This Week in PLOS

In PLOS Genetics, Duke University's David Goldstein and colleagues from the US and Australia present a scheme for interpreting information in personal genomes. With the help of 6,500 exomes sequenced through the National Heart, Lung, and Blood Institute's Exome Sequencing Project, the group came up with a so-called intolerance scoring system that quantifies the functional variation found in genes relative to their typical level of tolerance to such variability.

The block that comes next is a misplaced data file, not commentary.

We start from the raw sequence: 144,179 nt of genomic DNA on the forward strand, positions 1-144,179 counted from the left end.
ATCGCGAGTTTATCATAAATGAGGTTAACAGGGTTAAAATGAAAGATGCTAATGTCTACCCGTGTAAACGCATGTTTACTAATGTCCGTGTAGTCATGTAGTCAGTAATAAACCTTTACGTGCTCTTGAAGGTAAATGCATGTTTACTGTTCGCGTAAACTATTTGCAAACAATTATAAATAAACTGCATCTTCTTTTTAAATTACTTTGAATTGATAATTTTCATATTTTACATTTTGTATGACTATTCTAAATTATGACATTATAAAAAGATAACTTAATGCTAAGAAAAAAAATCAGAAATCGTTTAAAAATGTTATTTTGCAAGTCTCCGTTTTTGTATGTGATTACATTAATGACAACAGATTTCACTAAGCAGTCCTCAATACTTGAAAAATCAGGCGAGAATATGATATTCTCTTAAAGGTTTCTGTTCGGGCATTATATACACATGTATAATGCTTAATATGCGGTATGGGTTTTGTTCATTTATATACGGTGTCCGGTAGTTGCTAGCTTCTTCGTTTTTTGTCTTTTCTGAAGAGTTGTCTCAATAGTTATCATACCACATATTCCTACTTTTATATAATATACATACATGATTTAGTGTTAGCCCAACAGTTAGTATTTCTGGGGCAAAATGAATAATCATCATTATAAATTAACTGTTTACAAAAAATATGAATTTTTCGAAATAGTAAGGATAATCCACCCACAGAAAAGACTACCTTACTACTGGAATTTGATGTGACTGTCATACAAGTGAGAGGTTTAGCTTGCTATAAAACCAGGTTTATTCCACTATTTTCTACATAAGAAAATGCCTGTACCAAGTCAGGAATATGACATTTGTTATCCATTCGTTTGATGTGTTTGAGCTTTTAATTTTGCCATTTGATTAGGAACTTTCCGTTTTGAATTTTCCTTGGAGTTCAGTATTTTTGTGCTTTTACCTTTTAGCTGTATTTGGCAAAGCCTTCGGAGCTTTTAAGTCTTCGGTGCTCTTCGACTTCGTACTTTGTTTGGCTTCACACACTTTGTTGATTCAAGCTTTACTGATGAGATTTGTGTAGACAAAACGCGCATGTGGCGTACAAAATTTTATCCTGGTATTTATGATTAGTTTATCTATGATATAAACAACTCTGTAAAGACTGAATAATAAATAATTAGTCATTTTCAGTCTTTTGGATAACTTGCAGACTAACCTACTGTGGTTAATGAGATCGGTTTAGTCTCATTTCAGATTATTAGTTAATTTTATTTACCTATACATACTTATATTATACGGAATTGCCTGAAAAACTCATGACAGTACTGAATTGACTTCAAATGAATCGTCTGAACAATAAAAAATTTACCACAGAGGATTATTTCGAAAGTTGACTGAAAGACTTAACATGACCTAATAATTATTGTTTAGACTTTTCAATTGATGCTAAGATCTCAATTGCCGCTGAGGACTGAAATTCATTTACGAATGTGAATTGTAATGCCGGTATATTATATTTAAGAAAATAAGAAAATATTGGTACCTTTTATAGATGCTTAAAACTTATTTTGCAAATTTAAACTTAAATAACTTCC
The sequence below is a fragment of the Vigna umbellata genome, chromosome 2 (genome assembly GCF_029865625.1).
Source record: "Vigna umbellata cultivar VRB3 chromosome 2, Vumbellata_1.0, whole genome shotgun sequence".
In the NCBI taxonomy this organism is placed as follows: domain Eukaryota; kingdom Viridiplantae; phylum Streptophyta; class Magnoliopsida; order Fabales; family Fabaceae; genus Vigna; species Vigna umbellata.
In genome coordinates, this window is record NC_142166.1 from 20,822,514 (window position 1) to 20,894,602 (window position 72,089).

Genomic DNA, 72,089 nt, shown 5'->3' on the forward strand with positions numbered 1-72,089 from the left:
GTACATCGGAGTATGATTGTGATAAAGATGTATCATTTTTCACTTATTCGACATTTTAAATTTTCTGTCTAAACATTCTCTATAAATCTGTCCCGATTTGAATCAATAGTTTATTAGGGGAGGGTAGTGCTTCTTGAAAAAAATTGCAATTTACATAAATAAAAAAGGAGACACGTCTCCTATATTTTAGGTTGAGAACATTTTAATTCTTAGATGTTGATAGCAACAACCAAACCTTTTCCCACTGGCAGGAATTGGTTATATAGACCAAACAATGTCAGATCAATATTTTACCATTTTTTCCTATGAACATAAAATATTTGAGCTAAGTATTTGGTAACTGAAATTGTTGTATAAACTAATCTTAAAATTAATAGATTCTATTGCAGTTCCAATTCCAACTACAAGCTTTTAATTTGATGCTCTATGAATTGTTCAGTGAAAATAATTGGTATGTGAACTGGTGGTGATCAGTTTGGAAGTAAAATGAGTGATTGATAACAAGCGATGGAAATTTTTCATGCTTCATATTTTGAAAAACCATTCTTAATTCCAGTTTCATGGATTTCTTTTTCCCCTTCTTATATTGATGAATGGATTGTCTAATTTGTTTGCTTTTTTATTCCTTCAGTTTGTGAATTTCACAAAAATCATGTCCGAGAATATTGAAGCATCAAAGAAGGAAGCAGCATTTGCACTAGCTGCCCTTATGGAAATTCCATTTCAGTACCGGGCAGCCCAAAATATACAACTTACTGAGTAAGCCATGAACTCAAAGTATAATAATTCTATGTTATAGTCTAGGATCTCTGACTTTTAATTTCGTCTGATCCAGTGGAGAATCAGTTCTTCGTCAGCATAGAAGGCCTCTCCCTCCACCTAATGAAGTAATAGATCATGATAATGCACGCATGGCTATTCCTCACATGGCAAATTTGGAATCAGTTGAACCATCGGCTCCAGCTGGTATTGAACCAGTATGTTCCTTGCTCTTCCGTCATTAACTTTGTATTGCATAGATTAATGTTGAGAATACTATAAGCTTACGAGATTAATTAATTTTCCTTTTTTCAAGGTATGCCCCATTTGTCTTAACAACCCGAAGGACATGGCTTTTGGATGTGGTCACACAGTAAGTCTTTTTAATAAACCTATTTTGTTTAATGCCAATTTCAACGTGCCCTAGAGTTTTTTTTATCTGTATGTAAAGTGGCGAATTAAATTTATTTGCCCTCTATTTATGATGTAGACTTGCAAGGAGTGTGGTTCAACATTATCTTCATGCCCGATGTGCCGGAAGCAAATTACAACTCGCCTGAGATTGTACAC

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An Australian-led team has generated a draft genome assembly of the invasive cane toad in hopes it will help in population control, the Sydney Morning Herald reports.

The New York Times reports that the US Department of Defense has implemented about half the recommendations made to improve safe handling of dangerous agents.

In PLOS this week: approach for teasing out archaic introgression in human genomes, immune transcription features in HCV infection, and more.

Stat News reports that Maryland is promoting itself to the biotech industry with a mobile billboard.